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November 5, 2014

"Fish, Shotguns and Judicial Activism"

Images (3)The title of this post is the title of this terrific new Bloomberg commentary by Noah Feldman spotlighting some connected issues in the two big federal criminal justice cases being heard today by the US Supreme Court. Here are extended excerpts that explain why jurisprudes, and not just criminal justice fans, ought to be watching these cases closely:

Is a fish a tangible object? Does a sawed-off shotgun pose serious risk of injury? Laugh if you must, but the U.S. Supreme Court is taking up these questions in a pair of cases that will form another chapter in the saga of our vastly expanding federal criminal law. Funny as the cases may seem -- both funny strange and funny ha-ha -- they illustrate how policy and law constantly interact for a court deeply divided about the nature of statutory interpretation.

The fish case, Yates v. United States, involves a Florida fishing boat that was boarded and found to have 72 undersized grouper aboard. Ordered to bring the fish back to port where they would be used as evidence, the skipper, John Yates, instead threw them overboard and tried to substitute fish that were over the legal size requirement.

The criminal nature of the act seems intuitive. The part that has reached the Supreme Court on appeal stems from Yates’s conviction under a provision of the Sarbanes-Oxley Act that punishes anyone who “knowingly alters, destroys, mutilates, conceals, covers up, falsifies, or makes a false entry in any record, document, or tangible object.” The government says that Yates destroyed a tangible object, namely the fish. Yates says the law, passed after the Enron scandal, is intended to prohibit shredding documents, not throwing fish into the sea....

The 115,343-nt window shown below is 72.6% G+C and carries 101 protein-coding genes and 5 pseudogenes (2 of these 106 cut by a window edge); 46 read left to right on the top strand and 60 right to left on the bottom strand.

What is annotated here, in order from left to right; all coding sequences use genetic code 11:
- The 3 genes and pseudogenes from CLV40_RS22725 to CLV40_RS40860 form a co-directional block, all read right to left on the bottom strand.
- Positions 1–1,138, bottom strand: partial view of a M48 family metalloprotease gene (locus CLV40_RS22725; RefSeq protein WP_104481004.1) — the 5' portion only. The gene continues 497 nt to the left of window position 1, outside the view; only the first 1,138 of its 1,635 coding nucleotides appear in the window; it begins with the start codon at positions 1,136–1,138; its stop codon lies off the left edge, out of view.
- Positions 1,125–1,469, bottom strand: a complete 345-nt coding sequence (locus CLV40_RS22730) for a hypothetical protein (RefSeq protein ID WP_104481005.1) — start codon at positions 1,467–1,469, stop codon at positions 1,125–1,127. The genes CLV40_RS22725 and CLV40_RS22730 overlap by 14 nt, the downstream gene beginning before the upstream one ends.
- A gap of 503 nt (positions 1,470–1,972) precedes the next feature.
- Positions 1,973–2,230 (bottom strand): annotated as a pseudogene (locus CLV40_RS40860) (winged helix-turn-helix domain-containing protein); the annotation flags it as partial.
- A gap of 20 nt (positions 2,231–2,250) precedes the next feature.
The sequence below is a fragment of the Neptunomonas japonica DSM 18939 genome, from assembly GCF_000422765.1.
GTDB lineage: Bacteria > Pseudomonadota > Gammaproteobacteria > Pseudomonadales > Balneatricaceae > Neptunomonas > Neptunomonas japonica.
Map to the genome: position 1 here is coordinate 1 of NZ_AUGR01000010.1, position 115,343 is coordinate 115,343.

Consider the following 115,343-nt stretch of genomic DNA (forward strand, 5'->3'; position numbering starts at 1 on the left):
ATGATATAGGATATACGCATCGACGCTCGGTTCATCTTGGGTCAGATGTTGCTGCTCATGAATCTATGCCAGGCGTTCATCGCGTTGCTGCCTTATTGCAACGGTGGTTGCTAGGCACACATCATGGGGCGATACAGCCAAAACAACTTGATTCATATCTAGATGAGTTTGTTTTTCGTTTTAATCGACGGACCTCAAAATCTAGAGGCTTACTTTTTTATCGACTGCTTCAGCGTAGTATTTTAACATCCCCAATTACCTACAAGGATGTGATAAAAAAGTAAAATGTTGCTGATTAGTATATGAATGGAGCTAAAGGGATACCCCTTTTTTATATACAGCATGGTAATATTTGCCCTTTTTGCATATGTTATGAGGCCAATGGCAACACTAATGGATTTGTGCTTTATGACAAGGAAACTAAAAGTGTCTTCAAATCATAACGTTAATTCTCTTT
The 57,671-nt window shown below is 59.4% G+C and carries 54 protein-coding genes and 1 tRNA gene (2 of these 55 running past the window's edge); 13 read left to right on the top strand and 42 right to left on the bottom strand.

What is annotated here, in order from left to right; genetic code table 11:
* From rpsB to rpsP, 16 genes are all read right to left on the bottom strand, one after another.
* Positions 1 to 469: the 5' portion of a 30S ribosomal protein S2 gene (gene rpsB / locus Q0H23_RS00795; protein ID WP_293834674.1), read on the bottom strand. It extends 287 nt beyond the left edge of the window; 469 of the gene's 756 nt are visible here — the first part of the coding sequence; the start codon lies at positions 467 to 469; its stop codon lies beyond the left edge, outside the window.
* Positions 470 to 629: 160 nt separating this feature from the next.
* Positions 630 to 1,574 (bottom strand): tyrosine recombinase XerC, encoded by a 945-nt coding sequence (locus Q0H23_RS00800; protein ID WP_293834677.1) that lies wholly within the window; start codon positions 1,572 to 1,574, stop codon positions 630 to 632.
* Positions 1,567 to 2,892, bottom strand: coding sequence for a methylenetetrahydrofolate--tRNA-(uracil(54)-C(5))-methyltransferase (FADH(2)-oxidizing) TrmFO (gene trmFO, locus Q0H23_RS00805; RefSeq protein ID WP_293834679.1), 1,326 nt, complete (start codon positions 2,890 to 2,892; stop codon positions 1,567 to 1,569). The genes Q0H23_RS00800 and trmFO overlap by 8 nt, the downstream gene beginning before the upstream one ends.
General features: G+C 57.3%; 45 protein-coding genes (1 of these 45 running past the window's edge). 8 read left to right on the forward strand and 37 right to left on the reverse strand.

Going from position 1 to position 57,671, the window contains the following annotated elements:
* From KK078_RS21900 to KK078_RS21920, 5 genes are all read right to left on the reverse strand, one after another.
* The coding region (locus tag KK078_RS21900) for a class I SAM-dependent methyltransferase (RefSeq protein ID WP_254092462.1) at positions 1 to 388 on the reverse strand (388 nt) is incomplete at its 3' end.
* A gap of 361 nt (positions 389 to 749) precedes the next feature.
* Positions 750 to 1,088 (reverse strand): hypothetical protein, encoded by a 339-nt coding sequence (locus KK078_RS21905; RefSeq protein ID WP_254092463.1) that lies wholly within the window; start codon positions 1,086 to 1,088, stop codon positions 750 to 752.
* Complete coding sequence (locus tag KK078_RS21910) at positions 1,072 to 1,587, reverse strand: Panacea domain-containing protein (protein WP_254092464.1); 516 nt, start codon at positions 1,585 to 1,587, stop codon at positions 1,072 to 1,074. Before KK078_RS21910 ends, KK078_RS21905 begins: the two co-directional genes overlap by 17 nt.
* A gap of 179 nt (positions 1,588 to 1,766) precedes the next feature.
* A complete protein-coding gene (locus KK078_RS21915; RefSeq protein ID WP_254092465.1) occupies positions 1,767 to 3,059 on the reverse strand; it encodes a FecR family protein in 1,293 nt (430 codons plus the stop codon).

Aristotle, followed by today’s purpose-driven interpreters such as Justice Stephen Breyer, believed the solution is to interpret the law as its authors would have intended had they only thought of the future case. Others, such as Justice Antonin Scalia, reject the idea that the judge should do anything but apply the law as it is written. Ordinarily, you could expect the case to come down to this division, and to come out 5-4, depending on what Justice Anthony Kennedy thinks of it.

In Yates’s case, things are more complicated. Breyer may well reason that the underlying purpose of the statute is not to protect documents from destruction but to protect evidence in federal cases from being destroyed by defendants. If so, he would uphold Yates’s conviction insofar as Yates was clearly trying to get away with a crime by getting rid of the evidence.

For his part, Scalia may find himself affected by a special principle that he applies only in criminal cases: the “rule of lenity,” according to which an ambiguous statute should be interpreted in favor of the criminal defendant. If Scalia were to follow this principle, he might overturn the conviction.